Paperwork Reduction Act of 1995

This action does not impose a new collection of information under the Paperwork Reduction Act of 1995. 44 U.S.C. 3501-3521. This action would not impose recordkeeping or reporting requirements on State or local governments, individuals, businesses, or organizations. An agency may not conduct or sponsor, and a person is not required to respond to, a collection of information unless it displays a currently valid OMB control number.

Congressional Review Act

This rule is not a major rule as defined by section 804 of the Small Business Regulatory Enforcement Fairness Act of 1996 (Congressional Review Act (CRA)). This rule will not result in: “an annual effect on the economy of $100,000,000 or more; a major increase in costs or prices for consumers, individual industries, Federal, State, or local government agencies, or geographic regions; or significant adverse effects on competition, employment, investment, productivity, innovation, or on the ability of U.S.-based companies to compete with foreign based companies in domestic and export markets.” However, pursuant to the CRA, the DEA has submitted a copy of this final rule to both Houses of Congress and to the Comptroller General.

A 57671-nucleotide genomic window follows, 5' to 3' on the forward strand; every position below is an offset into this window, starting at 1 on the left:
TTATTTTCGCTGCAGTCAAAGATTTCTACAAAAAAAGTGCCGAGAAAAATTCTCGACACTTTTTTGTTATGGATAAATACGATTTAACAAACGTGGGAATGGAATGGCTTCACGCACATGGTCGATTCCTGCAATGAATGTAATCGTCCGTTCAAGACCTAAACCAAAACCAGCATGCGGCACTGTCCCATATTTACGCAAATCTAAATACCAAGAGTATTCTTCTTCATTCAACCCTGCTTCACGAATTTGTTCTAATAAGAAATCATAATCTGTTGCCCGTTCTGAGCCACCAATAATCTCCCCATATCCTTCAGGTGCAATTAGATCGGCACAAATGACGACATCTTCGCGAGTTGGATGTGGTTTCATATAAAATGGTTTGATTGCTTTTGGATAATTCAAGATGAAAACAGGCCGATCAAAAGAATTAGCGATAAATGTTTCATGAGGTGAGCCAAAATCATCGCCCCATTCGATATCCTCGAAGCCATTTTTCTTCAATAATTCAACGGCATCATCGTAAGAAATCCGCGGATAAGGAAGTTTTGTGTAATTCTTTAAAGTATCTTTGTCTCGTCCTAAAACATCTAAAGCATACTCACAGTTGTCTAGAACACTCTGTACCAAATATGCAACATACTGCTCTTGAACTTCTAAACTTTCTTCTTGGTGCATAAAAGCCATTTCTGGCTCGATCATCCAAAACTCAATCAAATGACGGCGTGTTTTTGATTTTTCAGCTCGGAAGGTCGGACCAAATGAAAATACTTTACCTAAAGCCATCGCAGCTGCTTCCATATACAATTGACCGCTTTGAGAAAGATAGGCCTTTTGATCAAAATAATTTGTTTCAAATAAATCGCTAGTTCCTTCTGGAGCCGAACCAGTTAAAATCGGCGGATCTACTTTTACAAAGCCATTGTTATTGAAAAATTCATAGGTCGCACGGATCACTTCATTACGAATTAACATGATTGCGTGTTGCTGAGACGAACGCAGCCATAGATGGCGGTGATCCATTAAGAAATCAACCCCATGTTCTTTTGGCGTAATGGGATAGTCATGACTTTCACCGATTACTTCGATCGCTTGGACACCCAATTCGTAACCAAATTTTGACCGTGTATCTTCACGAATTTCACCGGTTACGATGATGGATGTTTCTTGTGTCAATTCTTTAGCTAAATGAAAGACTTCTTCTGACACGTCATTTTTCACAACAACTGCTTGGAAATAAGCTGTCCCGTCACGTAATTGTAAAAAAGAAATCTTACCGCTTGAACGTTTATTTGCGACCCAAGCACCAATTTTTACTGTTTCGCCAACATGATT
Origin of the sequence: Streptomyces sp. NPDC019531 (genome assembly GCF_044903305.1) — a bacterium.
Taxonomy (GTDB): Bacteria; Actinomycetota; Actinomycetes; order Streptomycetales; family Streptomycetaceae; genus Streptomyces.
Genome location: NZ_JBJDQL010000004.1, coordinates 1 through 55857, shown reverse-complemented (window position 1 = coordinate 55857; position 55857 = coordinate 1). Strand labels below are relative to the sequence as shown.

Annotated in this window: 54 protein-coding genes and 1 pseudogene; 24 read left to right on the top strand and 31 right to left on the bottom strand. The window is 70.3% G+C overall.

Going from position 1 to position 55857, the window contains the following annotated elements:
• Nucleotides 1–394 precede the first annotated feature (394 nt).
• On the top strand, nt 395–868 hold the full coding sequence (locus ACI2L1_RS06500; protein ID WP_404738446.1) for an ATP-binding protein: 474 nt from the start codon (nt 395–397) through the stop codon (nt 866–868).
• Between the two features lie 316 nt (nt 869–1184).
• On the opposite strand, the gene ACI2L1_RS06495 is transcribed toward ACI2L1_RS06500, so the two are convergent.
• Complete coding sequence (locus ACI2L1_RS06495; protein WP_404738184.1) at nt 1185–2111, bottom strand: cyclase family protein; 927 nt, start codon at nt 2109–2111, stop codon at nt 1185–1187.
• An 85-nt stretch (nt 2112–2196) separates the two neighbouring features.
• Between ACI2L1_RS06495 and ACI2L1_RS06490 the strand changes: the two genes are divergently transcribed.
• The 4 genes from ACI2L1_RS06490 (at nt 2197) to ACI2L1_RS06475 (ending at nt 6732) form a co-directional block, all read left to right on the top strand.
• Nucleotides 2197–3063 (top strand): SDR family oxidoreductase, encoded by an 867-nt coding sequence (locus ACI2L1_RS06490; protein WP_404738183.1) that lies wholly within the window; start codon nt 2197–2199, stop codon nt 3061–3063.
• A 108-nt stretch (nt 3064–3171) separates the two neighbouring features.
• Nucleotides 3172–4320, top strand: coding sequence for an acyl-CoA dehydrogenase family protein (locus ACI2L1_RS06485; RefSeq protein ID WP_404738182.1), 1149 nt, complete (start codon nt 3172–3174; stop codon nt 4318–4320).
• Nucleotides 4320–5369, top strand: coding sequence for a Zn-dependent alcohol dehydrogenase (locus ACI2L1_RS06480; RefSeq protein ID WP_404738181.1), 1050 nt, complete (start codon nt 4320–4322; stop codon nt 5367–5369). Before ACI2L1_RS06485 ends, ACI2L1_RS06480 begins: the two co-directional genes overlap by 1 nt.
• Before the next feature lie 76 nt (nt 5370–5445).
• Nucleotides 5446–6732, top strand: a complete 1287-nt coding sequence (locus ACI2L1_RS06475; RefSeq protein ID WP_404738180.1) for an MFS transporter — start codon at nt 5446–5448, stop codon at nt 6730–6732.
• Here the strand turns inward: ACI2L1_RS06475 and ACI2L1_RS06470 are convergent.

Start List of Subjects

List of Subjects in 21 CFR Part 1308

  • Administrative practice and procedure
  • Drug traffic control
  • Reporting and recordkeeping requirements
End List of Subjects

For the reasons set out above, 21 CFR part 1308 is amended as follows:

Start Part

PART 1308—SCHEDULES OF CONTROLLED SUBSTANCES

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1. The authority citation for 21 CFR part 1308 continues to read as follows: